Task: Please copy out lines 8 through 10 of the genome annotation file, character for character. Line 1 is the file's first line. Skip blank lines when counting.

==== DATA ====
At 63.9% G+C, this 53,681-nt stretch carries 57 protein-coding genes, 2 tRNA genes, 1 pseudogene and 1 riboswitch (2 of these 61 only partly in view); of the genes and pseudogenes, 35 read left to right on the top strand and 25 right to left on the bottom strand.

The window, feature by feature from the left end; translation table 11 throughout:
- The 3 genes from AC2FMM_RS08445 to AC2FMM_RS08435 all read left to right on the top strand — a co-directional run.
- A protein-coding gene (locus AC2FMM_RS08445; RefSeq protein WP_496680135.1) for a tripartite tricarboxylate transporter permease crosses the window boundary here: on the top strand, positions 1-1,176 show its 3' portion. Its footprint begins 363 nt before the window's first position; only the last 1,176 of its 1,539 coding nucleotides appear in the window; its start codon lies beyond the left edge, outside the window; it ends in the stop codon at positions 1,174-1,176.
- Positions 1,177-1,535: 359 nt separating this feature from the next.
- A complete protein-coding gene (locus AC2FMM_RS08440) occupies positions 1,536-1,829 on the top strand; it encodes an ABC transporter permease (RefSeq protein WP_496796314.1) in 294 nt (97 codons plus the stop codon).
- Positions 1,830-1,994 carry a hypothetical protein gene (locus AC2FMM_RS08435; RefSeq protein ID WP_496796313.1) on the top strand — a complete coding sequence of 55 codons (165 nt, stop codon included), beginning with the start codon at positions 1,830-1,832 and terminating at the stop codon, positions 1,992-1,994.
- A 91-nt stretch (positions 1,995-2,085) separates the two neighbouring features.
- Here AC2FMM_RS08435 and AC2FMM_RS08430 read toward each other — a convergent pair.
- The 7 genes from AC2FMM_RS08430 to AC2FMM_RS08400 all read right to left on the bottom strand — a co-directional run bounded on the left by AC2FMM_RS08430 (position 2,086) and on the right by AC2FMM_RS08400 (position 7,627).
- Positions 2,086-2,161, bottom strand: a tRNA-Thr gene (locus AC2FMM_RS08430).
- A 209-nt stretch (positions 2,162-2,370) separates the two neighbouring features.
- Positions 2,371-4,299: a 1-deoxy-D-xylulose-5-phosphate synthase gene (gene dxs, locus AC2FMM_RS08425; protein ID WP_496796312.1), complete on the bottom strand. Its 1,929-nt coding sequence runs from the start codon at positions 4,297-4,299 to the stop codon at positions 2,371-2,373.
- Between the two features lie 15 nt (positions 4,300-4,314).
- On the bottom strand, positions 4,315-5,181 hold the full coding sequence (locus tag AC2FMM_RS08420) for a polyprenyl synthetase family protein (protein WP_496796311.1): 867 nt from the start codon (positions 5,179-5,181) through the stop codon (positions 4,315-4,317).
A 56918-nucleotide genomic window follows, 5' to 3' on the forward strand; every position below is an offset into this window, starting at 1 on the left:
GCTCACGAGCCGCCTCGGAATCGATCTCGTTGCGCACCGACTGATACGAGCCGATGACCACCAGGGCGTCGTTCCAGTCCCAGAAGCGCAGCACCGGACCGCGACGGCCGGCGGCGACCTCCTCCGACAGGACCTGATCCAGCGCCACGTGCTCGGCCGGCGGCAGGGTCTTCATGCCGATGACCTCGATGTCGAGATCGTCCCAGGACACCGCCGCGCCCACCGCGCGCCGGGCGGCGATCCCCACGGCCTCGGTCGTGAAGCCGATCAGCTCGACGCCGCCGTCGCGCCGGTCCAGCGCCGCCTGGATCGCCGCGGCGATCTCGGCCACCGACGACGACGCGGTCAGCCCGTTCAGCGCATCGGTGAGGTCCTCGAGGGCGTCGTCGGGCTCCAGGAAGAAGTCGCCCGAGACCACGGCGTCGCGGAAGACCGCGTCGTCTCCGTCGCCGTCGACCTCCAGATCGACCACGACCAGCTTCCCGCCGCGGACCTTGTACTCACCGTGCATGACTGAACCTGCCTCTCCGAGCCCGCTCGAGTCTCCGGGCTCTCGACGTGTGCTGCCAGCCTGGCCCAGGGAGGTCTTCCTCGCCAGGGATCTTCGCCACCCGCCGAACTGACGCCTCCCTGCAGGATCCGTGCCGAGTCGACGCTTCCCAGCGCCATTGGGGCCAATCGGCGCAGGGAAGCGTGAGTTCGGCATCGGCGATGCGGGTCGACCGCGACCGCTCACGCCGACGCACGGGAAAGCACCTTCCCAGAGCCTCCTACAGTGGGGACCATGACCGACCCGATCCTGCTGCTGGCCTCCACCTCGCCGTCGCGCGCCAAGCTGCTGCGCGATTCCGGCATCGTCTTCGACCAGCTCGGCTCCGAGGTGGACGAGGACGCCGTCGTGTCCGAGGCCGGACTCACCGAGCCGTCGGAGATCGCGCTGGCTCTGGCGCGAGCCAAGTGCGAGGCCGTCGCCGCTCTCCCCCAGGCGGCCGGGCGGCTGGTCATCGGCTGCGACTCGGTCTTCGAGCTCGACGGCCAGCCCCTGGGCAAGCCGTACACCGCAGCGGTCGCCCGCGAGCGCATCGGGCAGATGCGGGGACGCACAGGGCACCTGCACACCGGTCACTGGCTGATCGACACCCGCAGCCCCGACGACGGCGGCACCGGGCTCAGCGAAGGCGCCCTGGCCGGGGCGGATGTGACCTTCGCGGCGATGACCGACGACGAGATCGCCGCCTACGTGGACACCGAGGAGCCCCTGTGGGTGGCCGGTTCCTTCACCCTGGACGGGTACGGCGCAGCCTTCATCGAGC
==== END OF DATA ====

- A 91-nt stretch (positions 1,995-2,085) separates the two neighbouring features.
- Here AC2FMM_RS08435 and AC2FMM_RS08430 read toward each other — a convergent pair.
- The 7 genes from AC2FMM_RS08430 to AC2FMM_RS08400 all read right to left on the bottom strand — a co-directional run bounded on the left by AC2FMM_RS08430 (position 2,086) and on the right by AC2FMM_RS08400 (position 7,627).